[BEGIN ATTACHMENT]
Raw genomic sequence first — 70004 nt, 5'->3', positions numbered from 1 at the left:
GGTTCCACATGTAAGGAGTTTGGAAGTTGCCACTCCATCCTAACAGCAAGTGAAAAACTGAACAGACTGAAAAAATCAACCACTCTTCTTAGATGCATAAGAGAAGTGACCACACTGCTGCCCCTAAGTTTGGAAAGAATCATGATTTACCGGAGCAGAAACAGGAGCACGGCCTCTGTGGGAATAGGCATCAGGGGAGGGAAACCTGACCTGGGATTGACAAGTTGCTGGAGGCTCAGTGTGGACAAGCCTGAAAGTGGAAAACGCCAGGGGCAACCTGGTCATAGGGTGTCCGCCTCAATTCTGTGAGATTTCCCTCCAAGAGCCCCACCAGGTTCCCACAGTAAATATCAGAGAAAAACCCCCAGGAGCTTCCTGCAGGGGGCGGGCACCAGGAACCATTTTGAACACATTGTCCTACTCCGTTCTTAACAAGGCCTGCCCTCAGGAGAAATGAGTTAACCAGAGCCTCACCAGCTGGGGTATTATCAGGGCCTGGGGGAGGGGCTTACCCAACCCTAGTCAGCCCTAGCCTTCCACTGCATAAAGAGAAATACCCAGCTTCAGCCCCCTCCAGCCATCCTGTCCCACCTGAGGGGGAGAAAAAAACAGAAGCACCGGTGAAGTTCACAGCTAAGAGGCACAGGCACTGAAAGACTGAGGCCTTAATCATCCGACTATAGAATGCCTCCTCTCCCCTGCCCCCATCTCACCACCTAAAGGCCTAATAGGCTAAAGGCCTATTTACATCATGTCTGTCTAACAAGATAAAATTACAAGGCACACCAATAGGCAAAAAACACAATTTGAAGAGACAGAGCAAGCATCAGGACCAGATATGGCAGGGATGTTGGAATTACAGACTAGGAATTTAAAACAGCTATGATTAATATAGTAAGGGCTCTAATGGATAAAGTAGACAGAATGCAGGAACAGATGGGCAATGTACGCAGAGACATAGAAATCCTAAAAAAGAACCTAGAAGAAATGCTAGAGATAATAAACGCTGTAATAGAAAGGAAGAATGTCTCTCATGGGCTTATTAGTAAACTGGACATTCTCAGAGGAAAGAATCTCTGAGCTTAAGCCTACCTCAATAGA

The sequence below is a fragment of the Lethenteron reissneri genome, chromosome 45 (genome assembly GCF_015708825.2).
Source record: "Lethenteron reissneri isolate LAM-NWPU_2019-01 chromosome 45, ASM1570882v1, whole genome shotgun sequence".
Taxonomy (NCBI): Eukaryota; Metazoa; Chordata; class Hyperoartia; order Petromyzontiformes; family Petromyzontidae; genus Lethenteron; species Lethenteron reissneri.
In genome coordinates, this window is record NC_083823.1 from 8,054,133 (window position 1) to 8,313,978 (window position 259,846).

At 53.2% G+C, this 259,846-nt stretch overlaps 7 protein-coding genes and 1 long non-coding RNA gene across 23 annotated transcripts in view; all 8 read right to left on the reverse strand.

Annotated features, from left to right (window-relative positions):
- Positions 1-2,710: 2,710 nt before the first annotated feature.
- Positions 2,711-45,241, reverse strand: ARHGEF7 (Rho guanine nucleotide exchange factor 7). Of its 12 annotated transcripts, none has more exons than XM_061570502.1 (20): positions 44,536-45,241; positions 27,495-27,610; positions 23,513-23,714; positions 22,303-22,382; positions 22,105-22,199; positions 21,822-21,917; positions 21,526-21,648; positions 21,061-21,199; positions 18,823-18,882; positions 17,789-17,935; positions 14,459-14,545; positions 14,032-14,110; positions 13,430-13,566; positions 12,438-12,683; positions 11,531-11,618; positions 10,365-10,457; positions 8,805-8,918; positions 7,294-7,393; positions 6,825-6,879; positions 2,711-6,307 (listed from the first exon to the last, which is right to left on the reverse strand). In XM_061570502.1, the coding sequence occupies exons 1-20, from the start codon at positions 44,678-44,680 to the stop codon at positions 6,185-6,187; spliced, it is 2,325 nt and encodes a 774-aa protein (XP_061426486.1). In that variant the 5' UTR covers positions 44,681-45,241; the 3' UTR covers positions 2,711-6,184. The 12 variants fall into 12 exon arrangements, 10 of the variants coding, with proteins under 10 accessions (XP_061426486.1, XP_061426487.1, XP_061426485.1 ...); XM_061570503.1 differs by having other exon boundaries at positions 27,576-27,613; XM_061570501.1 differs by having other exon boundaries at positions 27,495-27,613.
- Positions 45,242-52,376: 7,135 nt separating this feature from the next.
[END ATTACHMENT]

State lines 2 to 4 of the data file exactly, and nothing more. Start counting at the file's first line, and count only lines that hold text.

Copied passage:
GGTTCCACATGTAAGGAGTTTGGAAGTTGCCACTCCATCCTAACAGCAAGTGAAAAACTGAACAGACTGAAAAAATCAACCACTCTTCTTAGATGCATAAGAGAAGTGACCACACTGCTGCCCCTAAGTTTGGAAAGAATCATGATTTACCGGAGCAGAAACAGGAGCACGGCCTCTGTGGGAATAGGCATCAGGGGAGGGAAACCTGACCTGGGATTGACAAGTTGCTGGAGGCTCAGTGTGGACAAGCCTGAAAGTGGAAAACGCCAGGGGCAACCTGGTCATAGGGTGTCCGCCTCAATTCTGTGAGATTTCCCTCCAAGAGCCCCACCAGGTTCCCACAGTAAATATCAGAGAAAAACCCCCAGGAGCTTCCTGCAGGGGGCGGGCACCAGGAACCATTTTGAACACATTGTCCTACTCCGTTCTTAACAAGGCCTGCCCTCAGGAGAAATGAGTTAACCAGAGCCTCACCAGCTGGGGTATTATCAGGGCCTGGGGGAGGGGCTTACCCAACCCTAGTCAGCCCTAGCCTTCCACTGCATAAAGAGAAATACCCAGCTTCAGCCCCCTCCAGCCATCCTGTCCCACCTGAGGGGGAGAAAAAAACAGAAGCACCGGTGAAGTTCACAGCTAAGAGGCACAGGCACTGAAAGACTGAGGCCTTAATCATCCGACTATAGAATGCCTCCTCTCCCCTGCCCCCATCTCACCACCTAAAGGCCTAATAGGCTAAAGGCCTATTTACATCATGTCTGTCTAACAAGATAAAATTACAAGGCACACCAATAGGCAAAAAACACAATTTGAAGAGACAGAGCAAGCATCAGGACCAGATATGGCAGGGATGTTGGAATTACAGACTAGGAATTTAAAACAGCTATGATTAATATAGTAAGGGCTCTAATGGATAAAGTAGACAGAATGCAGGAACAGATGGGCAATGTACGCAGAGACATAGAAATCCTAAAAAAGAACCTAGAAGAAATGCTAGAGATAATAAACGCTGTAATAGAAAGGAAGAATGTCTCTCATGGGCTTATTAGTAAACTGGACATTCTCAGAGGAAAGAATCTCTGAGCTTAAGCCTACCTCAATAGA

The sequence below is a fragment of the Lethenteron reissneri genome, chromosome 45 (genome assembly GCF_015708825.2).
Source record: "Lethenteron reissneri isolate LAM-NWPU_2019-01 chromosome 45, ASM1570882v1, whole genome shotgun sequence".